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Reviews | Will it be morning in Joe Biden’s America?

Which raises a question few would have asked just a few months ago: Is Joe Biden — who, for the record, had a much better midterm than Ronald Reagan in 1982 — perhaps headed for a moment of “morning in America”?

A few months ago I looked at the “Misery Index” – the sum of unemployment and inflation, originally suggested by Arthur Okun as a quick and crude summary of the state of economy. I used to think this index was stupid; there are several reasons why this shouldn’t make sense. But it has historically done a surprisingly good job of tracking consumer sentiment. And as I noted even then, the misery index seemed to be declining.

Well, now he’s fallen off a cliff. Using the inflation rate for the past six months, the misery index, which stood at 14 as recently as June, has now fallen to 5.4, roughly what it was on the eve of the pandemic, when Donald Trump confidently expected a strong economy to secure his re-election.

Nor is it the only thing the Democrats have going for them. Green Energy Subsidies in the Inflation Reduction Act Drive Multiple New Investments in Domestic Manufacturing; it’s unclear how many jobs will be created, but the next two years will give Biden plenty of opportunities to preside over factory openings, giving speeches about how America is making America great again.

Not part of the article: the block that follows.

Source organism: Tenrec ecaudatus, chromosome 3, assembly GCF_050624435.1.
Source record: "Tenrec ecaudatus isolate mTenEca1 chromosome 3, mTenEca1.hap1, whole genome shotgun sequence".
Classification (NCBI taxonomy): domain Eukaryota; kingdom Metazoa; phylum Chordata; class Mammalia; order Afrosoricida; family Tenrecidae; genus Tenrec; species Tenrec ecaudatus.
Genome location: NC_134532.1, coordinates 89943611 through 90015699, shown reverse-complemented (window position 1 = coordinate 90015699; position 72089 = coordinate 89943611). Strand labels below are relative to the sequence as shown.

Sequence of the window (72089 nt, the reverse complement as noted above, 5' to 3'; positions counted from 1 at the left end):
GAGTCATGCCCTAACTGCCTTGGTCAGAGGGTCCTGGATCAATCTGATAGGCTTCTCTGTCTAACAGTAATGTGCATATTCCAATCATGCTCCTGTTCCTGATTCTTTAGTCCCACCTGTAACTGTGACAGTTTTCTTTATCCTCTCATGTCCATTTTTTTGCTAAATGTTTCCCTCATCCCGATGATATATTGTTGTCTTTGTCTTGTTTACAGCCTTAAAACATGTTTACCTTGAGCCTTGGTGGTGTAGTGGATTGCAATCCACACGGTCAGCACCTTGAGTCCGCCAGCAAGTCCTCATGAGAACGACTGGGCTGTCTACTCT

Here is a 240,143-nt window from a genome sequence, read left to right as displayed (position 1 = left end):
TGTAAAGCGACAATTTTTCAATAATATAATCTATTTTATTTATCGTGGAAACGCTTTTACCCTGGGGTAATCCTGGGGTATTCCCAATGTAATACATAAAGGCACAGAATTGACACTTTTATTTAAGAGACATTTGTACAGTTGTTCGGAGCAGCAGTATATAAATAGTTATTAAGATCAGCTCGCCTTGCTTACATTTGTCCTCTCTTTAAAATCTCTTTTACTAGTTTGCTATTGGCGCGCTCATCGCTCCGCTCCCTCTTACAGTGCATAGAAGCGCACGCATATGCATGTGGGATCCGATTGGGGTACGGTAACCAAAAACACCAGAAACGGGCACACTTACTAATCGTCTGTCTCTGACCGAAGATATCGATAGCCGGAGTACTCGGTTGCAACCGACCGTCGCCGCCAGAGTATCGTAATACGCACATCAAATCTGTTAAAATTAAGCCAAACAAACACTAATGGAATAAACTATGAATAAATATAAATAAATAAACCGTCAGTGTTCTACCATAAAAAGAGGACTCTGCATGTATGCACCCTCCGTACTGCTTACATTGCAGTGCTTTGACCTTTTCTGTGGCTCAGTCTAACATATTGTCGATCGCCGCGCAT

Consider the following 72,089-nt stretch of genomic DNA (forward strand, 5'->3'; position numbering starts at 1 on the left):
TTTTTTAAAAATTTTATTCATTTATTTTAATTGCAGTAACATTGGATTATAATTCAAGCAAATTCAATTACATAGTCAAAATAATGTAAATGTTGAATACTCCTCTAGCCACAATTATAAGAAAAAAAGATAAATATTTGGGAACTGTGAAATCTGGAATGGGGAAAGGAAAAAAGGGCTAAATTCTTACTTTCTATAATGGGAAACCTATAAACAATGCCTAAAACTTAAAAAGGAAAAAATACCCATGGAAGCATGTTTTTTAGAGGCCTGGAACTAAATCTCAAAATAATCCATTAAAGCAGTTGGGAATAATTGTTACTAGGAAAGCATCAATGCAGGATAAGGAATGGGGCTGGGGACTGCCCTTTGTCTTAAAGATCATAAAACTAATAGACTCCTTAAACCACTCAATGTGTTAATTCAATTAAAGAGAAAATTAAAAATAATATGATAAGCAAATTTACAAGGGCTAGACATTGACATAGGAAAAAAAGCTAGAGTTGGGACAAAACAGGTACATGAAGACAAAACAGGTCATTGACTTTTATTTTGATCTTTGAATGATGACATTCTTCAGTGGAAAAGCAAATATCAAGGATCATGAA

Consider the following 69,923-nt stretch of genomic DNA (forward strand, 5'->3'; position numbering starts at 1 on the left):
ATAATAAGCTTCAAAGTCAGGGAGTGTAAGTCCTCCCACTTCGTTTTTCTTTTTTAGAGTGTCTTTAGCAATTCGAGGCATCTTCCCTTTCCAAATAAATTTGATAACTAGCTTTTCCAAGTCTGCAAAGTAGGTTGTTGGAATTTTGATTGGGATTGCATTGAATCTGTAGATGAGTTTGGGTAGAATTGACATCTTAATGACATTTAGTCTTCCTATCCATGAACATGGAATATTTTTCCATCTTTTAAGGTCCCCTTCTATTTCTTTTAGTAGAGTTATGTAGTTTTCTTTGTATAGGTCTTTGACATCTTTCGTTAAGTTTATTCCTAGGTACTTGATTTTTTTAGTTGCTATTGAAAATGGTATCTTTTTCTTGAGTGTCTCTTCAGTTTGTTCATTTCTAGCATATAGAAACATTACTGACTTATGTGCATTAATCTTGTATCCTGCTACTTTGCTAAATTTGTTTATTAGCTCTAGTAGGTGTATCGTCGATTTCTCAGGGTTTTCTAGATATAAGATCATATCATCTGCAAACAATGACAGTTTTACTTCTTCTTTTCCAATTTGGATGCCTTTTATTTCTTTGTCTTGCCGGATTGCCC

Now, I’m not predicting a Democratic explosion in 2024. On the one hand, a lot can happen in the next 22 months, although I don’t think Republicans, even with the cooperation of too many in the media, will convince Americans that the Biden administration is riddled with corruption. On the other hand, elections are often not so much about the quality of things as the perceived rate of improvement, and with inflation and unemployment already low, it’s unclear what room there is for a boom.

Additionally, extreme political polarization has likely made landslide elections a thing of the past. Republicans could probably nominate George Santos and still get 47% of the vote.

But to the extent that the economic landscape shapes the political landscape, things look much better for Democrats now than almost anyone imagined until very recently.

nytimes Gt

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